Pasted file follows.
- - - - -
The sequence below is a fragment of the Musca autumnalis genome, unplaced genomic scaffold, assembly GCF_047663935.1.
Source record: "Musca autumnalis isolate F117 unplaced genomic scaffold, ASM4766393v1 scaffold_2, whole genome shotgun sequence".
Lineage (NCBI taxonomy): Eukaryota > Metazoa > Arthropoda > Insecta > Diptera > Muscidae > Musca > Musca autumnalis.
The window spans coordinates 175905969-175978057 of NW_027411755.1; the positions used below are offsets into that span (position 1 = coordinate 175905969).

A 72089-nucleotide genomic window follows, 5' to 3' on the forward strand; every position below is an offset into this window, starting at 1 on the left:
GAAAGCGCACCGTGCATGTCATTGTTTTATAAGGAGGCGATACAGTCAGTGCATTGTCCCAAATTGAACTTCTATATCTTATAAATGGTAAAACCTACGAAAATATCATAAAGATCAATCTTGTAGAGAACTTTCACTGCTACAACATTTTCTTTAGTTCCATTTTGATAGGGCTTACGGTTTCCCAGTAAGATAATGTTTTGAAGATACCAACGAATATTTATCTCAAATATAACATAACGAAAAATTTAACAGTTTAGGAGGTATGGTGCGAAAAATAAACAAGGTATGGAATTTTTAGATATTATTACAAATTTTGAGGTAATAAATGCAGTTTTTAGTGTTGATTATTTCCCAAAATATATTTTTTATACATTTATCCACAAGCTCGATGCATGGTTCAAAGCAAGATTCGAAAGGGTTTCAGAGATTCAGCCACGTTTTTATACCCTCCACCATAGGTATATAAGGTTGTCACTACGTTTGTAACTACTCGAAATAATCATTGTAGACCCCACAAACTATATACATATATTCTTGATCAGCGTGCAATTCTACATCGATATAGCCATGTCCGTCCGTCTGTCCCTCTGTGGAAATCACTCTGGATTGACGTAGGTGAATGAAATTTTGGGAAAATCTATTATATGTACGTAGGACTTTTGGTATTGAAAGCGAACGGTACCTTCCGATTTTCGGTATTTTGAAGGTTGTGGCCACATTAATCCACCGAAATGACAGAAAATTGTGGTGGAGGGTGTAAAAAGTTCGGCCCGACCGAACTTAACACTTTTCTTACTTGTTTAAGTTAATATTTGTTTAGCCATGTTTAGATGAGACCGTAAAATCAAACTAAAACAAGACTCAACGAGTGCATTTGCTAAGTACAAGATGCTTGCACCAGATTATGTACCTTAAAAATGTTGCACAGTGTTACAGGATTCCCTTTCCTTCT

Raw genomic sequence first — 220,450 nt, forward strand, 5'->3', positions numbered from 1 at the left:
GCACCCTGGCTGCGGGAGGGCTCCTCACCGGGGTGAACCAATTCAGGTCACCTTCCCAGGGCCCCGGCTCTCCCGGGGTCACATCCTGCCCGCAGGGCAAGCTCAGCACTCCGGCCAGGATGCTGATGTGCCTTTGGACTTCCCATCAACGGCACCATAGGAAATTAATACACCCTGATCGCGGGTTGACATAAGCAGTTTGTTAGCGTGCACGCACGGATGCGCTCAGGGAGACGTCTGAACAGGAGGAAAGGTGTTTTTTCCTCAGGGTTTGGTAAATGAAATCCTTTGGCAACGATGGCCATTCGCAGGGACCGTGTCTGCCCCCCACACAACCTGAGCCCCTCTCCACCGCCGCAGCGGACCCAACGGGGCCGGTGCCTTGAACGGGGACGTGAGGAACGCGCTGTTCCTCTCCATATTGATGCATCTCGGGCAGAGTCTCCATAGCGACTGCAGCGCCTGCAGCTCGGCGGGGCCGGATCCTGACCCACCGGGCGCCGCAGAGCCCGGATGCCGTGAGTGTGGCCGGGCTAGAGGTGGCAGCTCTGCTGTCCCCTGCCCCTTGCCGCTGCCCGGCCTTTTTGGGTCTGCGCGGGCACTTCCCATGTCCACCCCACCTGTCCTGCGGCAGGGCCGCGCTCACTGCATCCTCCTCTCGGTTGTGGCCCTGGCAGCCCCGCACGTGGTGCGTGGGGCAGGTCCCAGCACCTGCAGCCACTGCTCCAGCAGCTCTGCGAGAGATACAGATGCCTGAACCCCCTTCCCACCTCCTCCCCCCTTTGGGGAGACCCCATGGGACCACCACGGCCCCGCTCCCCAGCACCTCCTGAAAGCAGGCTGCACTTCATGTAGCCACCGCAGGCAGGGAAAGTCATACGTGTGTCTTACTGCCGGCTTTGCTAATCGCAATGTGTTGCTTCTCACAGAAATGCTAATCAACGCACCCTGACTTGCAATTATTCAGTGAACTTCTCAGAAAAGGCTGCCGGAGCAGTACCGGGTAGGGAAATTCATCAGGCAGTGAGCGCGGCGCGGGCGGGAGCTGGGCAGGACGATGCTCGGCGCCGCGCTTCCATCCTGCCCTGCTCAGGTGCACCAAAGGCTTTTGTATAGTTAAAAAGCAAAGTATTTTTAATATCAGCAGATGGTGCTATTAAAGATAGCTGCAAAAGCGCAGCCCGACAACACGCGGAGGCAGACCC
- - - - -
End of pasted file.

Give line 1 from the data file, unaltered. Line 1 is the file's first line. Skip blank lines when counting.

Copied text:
The sequence below is a fragment of the Musca autumnalis genome, unplaced genomic scaffold, assembly GCF_047663935.1.